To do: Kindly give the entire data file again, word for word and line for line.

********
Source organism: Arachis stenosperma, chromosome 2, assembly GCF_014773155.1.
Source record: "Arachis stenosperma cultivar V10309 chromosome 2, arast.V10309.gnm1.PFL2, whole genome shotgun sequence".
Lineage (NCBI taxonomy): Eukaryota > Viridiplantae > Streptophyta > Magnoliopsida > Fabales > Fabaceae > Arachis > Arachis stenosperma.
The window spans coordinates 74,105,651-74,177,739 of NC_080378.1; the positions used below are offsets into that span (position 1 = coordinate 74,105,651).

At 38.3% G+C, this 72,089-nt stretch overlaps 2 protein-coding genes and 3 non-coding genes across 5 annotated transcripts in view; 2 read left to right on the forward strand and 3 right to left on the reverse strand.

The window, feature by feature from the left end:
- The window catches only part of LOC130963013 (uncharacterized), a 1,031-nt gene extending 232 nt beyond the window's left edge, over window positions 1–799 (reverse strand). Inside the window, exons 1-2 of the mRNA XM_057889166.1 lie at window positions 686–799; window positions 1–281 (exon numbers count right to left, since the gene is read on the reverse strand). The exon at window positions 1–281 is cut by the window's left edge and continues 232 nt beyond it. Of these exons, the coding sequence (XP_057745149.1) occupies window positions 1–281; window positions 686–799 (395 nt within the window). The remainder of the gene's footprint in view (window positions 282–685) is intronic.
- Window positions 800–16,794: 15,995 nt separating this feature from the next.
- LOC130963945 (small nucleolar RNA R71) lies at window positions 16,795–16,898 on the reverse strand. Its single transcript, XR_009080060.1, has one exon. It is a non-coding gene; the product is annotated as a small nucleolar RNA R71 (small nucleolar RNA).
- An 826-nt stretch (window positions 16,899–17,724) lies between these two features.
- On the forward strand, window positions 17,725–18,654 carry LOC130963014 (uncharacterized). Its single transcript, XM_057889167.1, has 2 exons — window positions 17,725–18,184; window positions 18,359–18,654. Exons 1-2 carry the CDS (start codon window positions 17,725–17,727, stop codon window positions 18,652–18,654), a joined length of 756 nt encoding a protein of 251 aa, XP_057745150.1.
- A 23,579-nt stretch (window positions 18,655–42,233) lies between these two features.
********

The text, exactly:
Source organism: Arachis stenosperma, chromosome 2, assembly GCF_014773155.1.
Source record: "Arachis stenosperma cultivar V10309 chromosome 2, arast.V10309.gnm1.PFL2, whole genome shotgun sequence".
Lineage (NCBI taxonomy): Eukaryota > Viridiplantae > Streptophyta > Magnoliopsida > Fabales > Fabaceae > Arachis > Arachis stenosperma.
The window spans coordinates 74,105,651-74,177,739 of NC_080378.1; the positions used below are offsets into that span (position 1 = coordinate 74,105,651).

At 38.3% G+C, this 72,089-nt stretch overlaps 2 protein-coding genes and 3 non-coding genes across 5 annotated transcripts in view; 2 read left to right on the forward strand and 3 right to left on the reverse strand.

The window, feature by feature from the left end:
- The window catches only part of LOC130963013 (uncharacterized), a 1,031-nt gene extending 232 nt beyond the window's left edge, over window positions 1–799 (reverse strand). Inside the window, exons 1-2 of the mRNA XM_057889166.1 lie at window positions 686–799; window positions 1–281 (exon numbers count right to left, since the gene is read on the reverse strand). The exon at window positions 1–281 is cut by the window's left edge and continues 232 nt beyond it. Of these exons, the coding sequence (XP_057745149.1) occupies window positions 1–281; window positions 686–799 (395 nt within the window). The remainder of the gene's footprint in view (window positions 282–685) is intronic.
- Window positions 800–16,794: 15,995 nt separating this feature from the next.
- LOC130963945 (small nucleolar RNA R71) lies at window positions 16,795–16,898 on the reverse strand. Its single transcript, XR_009080060.1, has one exon. It is a non-coding gene; the product is annotated as a small nucleolar RNA R71 (small nucleolar RNA).
- An 826-nt stretch (window positions 16,899–17,724) lies between these two features.
- On the forward strand, window positions 17,725–18,654 carry LOC130963014 (uncharacterized). Its single transcript, XM_057889167.1, has 2 exons — window positions 17,725–18,184; window positions 18,359–18,654. Exons 1-2 carry the CDS (start codon window positions 17,725–17,727, stop codon window positions 18,652–18,654), a joined length of 756 nt encoding a protein of 251 aa, XP_057745150.1.
- A 23,579-nt stretch (window positions 18,655–42,233) lies between these two features.